A Man of Value
Book II The Montbryce Legacy
The saga continues. Can our hero come to terms with his newly discovered identity, or will he always be unworthy?
Agneta Kirkthwaite is an orphan sent to a nunnery after the death of her parents. With the help of local villagers, she rescues a wounded warrior from the battlefield at Alnwick in 1093. Norman forces under the Earl of Northumberland decimated the Scots, killing their King, Malcolm Canmore.
The warrior’s iron helmet was badly dented and partly knocked off and she suspected a blow to the head had taken his wits. A livid gash snaked from his right temple down to his chin. It had bled, but wasn’t deep and the blade had missed his eye. The purple bruising made it look worse than it probably was. She couldn’t tell if any bones were broken beneath his heavy, blood-stained hauberk. The worst injury seemed to be a deep, angry wound to the front of his right thigh. It still oozed blood through the slashed leggings.
She held out her hand and Thomas helped her to her feet. “I can’t do much in the field, Thomas. He’s obviously a knight. We must get him back to the nunnery. Carry him over to the haywain. Can you pry his hand from his sword? It might take three of you to lift him. He’s not a small man.”
There was something vaguely familiar about him. An acquaintance of her father’s maybe? Perhaps this one was worth saving? She hoisted her habit, slogged her way back across the field, and stumbled into the oxcart.
“Lay him with his head on my lap,” she instructed. She would be uncomfortable, sitting on the rough planking of the haywain with the knight’s heavy weight on her. The villagers, already exhausted by the difficult expedition across the field, struggled to lift the warrior. His helmet fell to the ground, and Thomas, breathing hard, stooped to retrieve it, tethering the reins of the warrior’s horse to one of the rough-hewn wooden slats. The animal was further alarmed by the proximity of the oxen, and pulled away, jolting the cart and causing Agneta’s hands to fly to her mouth.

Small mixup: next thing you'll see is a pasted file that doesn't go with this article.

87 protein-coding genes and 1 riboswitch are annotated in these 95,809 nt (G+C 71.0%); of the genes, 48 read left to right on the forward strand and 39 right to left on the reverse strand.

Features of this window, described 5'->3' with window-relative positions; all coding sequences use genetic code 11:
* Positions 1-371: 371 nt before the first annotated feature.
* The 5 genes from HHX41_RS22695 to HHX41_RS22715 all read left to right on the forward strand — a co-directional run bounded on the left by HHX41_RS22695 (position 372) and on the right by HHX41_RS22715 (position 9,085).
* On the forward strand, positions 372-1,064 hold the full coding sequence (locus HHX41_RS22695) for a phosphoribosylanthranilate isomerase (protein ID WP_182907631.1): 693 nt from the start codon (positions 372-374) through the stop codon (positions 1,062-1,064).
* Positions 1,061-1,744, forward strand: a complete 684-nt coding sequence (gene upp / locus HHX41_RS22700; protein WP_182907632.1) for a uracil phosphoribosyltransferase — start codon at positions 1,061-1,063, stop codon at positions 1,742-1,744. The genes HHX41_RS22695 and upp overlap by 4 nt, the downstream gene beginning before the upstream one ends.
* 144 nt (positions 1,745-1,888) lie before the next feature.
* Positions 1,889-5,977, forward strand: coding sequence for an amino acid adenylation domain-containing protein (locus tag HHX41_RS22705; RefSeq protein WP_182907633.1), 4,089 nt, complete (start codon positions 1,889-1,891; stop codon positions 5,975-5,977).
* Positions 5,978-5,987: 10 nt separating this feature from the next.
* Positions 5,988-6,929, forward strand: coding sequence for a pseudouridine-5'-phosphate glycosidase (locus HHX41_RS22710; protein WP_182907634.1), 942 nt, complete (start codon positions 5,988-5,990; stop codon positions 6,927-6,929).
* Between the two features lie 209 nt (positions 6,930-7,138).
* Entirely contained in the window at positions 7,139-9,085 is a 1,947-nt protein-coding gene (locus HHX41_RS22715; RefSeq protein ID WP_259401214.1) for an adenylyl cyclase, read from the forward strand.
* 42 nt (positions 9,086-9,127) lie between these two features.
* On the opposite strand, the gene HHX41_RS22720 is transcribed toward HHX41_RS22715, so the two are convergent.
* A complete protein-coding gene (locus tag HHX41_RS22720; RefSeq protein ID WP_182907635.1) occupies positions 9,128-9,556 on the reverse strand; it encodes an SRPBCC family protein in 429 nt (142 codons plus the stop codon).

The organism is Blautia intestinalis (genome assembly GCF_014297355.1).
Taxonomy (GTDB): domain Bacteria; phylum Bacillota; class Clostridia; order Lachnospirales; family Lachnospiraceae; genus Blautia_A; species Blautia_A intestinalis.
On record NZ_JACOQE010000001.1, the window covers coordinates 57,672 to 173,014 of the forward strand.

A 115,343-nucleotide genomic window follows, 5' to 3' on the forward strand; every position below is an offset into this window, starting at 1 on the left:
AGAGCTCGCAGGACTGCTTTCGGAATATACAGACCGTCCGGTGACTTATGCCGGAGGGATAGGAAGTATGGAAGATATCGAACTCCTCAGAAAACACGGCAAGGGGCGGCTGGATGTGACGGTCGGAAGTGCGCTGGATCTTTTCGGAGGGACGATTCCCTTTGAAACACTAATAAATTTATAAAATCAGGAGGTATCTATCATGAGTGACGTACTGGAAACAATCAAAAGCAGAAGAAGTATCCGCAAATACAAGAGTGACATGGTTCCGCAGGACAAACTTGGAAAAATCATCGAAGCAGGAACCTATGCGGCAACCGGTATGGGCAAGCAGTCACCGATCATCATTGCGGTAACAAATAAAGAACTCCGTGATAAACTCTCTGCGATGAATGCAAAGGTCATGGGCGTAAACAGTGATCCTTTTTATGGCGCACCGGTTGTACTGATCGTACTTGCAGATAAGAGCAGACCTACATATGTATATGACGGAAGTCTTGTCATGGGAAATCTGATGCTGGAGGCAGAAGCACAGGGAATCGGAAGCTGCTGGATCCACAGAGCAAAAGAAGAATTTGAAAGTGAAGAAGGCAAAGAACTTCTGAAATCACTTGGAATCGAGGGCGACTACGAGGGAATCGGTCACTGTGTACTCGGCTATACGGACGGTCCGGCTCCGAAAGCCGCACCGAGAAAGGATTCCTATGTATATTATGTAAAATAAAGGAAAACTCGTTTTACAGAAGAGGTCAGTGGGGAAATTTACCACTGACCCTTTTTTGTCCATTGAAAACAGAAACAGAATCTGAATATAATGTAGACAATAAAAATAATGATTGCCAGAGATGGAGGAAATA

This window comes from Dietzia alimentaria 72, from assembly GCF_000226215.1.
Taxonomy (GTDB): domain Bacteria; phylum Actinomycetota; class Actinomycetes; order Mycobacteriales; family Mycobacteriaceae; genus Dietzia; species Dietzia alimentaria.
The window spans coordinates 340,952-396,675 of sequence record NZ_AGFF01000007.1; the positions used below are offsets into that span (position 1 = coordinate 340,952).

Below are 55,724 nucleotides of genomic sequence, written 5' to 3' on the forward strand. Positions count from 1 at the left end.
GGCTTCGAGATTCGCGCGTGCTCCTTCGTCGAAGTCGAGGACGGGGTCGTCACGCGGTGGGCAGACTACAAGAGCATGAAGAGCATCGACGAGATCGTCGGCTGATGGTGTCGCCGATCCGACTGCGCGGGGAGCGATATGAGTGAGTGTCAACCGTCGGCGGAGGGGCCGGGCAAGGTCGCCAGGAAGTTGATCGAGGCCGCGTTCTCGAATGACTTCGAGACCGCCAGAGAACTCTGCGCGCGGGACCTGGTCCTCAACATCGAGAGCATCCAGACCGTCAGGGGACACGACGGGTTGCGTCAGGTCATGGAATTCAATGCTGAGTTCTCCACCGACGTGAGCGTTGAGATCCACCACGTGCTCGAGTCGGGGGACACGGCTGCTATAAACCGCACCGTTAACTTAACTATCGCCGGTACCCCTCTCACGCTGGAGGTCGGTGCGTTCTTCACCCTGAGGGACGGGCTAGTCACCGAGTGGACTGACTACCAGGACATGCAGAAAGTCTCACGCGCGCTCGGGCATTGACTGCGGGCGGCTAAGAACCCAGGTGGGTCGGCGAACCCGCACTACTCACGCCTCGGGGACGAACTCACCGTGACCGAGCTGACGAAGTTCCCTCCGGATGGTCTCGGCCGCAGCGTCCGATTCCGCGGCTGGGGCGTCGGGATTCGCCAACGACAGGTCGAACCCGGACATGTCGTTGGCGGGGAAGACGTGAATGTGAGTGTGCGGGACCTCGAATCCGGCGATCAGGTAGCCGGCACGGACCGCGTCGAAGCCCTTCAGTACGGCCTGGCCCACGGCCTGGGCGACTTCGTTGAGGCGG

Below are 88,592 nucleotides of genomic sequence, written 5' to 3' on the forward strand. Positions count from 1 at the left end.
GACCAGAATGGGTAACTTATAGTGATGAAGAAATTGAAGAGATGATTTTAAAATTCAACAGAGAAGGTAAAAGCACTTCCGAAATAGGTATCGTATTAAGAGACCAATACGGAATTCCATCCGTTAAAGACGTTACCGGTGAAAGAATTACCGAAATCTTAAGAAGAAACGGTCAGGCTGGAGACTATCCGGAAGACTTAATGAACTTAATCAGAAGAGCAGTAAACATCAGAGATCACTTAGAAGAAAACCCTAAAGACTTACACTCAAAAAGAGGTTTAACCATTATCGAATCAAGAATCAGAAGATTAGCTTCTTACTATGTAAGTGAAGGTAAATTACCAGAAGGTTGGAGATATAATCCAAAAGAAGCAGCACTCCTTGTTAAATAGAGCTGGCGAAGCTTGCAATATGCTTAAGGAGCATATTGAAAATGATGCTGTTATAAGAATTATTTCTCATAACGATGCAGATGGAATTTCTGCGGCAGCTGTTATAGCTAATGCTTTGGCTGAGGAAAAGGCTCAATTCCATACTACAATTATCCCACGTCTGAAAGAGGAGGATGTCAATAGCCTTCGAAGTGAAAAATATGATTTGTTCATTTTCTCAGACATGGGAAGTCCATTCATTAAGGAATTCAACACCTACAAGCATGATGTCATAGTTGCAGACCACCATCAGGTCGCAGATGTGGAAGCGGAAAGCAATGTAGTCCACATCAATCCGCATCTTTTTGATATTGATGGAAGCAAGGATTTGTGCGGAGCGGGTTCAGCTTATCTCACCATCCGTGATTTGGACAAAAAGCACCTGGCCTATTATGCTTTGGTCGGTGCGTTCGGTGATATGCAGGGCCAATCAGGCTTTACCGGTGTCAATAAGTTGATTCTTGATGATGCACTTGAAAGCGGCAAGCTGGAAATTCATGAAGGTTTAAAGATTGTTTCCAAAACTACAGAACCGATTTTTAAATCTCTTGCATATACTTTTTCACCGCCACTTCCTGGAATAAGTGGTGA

The man filled the two-wheeled cart. She felt overwhelmed by his size, pinned against the side by his malodorous body. She pushed against the rough wood, trying to shift her weight, her bottom already feeling numb. A spile of wood pierced her hand. She resolved to deal with it later. “Gilbert, please tell Mother Superior we’re taking a casualty back to the infirmary. Go, Thomas. Quickly.”
Thomas led the beasts along the rutted track at what seemed like an interminably slow pace. The lumbering dragons snorted frozen breaths on the frigid air. Agneta peeled off the hood of the knight’s hauberk. His long black hair was plastered to his head with sweat. There was no blood. She felt a large swelling on the back of his head.
“He has the look of a Norman, though his hair is too long,” she mused, brushing back a strand from across his face. She was calmer now, more in control. Detachment, mantra of the nuns, took over. She assessed the man’s pallor. Careful to keep his head cradled on her lap, she used her other hand to press the linen cloths from the infirmary against his wounded thigh, trying to stem the blood. She shivered as the cold November wind gusted around them, but felt the warmth of the warrior’s head on her thighs. “Looks like rain,” she suddenly shouted to Thomas, who peered at the sky, coughed, spat and grunted.
A deep groan emanated from the man’s throat, reverberating through her, destroying her fledgling confidence and making her sweat despite the cold. Sixteen when she was brought to the nunnery, she had no knowledge of men, except for her darling brothers, brutally slaughtered by the likes of this warrior. She looked down at him and noticed his lips were parched. She licked her own. She had to get his weight off her—soon.
When they arrived at the community, monks and laymen hurried out to assist in carrying the man to the recently constructed infirmary. She breathed a sigh of relief as the weight was lifted from her, but missed the warmth on her legs as the cold trickled back into his sweat on her habit.